Infantry is the branch of an army that engages in military combat on foot, distinguished from cavalry, artillery, and tank forces.

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Jacobabad

Jacobabad or Khangarh (Sindhi and جيڪب آباد) is a city in Sindh, Pakistan, serving as both the capital city of Jacobabad District and the administrative centre of Jacobabad Taluka, an administrative subdivision of the district.

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John Jacob (East India Company officer)

Brigadier-General John Jacob CB (11 January 1812 – 6 December 1858) was an officer of the British East India Company who served in colonial India for the major portion of his career.

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Kasur

Kasur or Qasur (Punjabi and قصُور) is a city located to south of Lahore, in the Pakistani province of Punjab.

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Pakistan Army

Pakistan Army (پاک فوج Pak Fauj (IPA: pɑk fɒ~ɔd͡ʒ); Reporting name: PA) is the land-based force of the Pakistan Armed Forces.

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Partition of India

The Partition of India was the division of British India in 1947 which accompanied the creation of two independent dominions, India and Pakistan.

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Presidencies and provinces of British India

The Provinces of India, earlier Presidencies of British India and still earlier, Presidency towns, were the administrative divisions of British governance in the subcontinent.

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Second Anglo-Afghan War

The Second Anglo-Afghan War (د افغان-انګرېز دويمه جګړه) was a military conflict fought between the British Raj and the Emirate of Afghanistan from 1878 to 1880, when the latter was ruled by Sher Ali Khan of the Barakzai dynasty, the son of former Emir Dost Mohammad Khan.

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World War I

World War I (often abbreviated as WWI or WW1), also known as the First World War, the Great War, or the War to End All Wars, was a global war originating in Europe that lasted from 28 July 1914 to 11 November 1918.

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World War II

World War II (often abbreviated to WWII or WW2), also known as the Second World War, was a global war that lasted from 1939 to 1945, although conflicts reflecting the ideological clash between what would become the Allied and Axis blocs began earlier.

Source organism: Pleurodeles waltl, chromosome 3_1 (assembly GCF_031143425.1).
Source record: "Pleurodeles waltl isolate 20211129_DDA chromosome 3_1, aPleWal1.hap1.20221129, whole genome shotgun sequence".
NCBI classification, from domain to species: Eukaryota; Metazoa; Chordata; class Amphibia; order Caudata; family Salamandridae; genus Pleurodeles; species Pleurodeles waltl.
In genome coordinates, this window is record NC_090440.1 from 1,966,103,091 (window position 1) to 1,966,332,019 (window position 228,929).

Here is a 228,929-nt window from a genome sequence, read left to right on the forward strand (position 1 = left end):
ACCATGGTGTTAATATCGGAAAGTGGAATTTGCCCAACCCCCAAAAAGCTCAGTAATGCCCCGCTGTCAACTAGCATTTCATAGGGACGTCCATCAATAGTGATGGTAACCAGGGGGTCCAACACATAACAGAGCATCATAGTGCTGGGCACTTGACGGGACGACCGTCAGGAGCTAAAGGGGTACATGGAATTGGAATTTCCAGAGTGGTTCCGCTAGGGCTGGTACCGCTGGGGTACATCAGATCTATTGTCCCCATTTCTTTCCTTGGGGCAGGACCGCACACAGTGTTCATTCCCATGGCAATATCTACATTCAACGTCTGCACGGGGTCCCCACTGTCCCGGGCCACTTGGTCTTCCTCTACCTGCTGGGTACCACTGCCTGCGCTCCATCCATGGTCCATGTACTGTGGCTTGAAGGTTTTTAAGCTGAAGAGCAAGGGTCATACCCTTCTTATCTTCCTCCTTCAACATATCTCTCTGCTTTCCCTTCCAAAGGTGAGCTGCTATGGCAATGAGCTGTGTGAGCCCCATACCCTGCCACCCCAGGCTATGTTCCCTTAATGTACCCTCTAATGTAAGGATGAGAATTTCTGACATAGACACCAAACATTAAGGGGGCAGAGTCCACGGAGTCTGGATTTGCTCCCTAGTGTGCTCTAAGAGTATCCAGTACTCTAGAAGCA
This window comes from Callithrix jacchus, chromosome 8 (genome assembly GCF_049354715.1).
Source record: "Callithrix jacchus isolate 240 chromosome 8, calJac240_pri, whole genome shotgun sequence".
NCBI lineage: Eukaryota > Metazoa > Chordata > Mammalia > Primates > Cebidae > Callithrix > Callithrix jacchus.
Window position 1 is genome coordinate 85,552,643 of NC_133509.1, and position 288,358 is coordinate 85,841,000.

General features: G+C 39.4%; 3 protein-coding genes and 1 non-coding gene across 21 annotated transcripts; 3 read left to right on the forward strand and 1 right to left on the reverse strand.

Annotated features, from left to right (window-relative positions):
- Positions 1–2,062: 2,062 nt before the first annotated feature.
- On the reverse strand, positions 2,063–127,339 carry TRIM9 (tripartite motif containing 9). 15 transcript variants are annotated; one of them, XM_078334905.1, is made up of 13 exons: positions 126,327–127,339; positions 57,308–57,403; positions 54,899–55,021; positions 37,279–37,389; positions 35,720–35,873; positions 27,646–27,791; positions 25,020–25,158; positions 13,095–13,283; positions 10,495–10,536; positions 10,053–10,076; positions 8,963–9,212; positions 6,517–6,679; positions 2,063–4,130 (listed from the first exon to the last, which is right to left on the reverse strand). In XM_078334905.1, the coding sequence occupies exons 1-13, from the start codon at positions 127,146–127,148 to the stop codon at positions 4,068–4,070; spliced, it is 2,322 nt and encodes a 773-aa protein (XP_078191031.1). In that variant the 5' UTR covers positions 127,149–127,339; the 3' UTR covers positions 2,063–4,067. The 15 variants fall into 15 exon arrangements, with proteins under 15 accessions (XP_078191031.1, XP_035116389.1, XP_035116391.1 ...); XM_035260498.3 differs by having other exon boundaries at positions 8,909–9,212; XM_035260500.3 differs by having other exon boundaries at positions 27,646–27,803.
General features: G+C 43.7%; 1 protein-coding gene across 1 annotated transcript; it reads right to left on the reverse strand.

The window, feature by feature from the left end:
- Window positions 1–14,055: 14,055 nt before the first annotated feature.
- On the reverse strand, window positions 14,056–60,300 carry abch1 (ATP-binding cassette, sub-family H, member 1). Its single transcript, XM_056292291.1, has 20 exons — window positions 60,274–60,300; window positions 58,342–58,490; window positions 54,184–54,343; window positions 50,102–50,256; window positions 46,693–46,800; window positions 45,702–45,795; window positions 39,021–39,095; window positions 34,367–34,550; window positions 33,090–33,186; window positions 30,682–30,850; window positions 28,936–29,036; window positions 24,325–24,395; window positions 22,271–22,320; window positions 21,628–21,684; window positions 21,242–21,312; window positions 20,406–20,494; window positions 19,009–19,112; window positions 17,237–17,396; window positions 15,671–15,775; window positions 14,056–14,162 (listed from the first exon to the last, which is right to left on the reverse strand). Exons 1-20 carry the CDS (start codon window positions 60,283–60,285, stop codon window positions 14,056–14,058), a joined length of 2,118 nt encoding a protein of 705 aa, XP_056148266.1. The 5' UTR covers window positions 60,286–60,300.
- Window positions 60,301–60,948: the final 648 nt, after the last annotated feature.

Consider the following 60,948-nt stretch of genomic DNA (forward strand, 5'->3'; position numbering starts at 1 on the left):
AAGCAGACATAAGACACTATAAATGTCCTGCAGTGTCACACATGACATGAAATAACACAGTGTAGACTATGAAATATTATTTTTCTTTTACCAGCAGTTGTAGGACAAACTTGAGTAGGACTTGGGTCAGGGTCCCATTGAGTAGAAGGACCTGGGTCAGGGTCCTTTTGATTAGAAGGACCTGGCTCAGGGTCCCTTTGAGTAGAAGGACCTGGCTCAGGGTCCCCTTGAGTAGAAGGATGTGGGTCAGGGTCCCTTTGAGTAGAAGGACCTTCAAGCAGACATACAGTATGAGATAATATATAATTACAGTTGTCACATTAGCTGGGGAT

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10th Baluch Regiment

The 10th Baluch or Baluch Regiment was a regiment of the British Indian Army from 1922 to 1947.

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124th Duchess of Connaught's Own Baluchistan Infantry

The 124th Duchess of Connaught's Own Baluchistan Infantry was an infantry regiment of the British Indian Army raised in 1820 as the 2nd (Marine) Battalion 12th Regiment of Bombay Native Infantry.

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126th Baluchistan Infantry

The 126th Baluchistan Infantry was an infantry regiment of the British Indian Army raised in 1825 as the 2nd Extra Battalion of Bombay Native Infantry.

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127th Baluch Light Infantry

The 127th Queen Mary's Own Baluch Light Infantry was an infantry regiment of the British Indian Army raised in 1844 as The Scinde Bellochee Corps.

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129th Duke of Connaught's Own Baluchis

The 129th Duke of Connaught's Own Baluchis was an infantry regiment of the British Indian Army raised in 1846 as the 2nd Bellochee Battalion.

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130th Baluchis

The 130th King George's Own Baluchis (Jacob's Rifles) was an infantry regiment of the British Indian Army raised in 1858 as the 1st Regiment of Jacob’s Rifles or 1st Belooch Rifles. It was designated as the 130th Jacob’s Baluchis in 1903 and became 5th Battalion (King George's Own) 10th Baluch Regiment (Jacob's Rifles) in 1922. In 1947, it was allotted to the Pakistan Army, where it continues to exist as 12th Battalion of The Baloch Regiment.Ahmad, Lt Col RN. (2010). Battle Honours of the Baloch Regiment. Abbottabad: The Baloch Regimental Centre.

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8th Punjab Regiment

The 8th Punjab Regiment was a regiment of the British Indian Army from 1922 to 1947.

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Redirects here:

12 Baloch, 130th King George's Own Baluchis, 130th King George's Own Baluchis (Jacob's Rifles), 1st Regiment, Jacob's Rifles, 30th Bombay Infantry, 30th Bombay Native Infantry, 30th Bombay Native Infantry (Jacob’s Rifles), 30th Regiment of Bombay Native Infantry, Jacob's Rifles.

References

[1] https://en.wikipedia.org/wiki/130th_Baluchis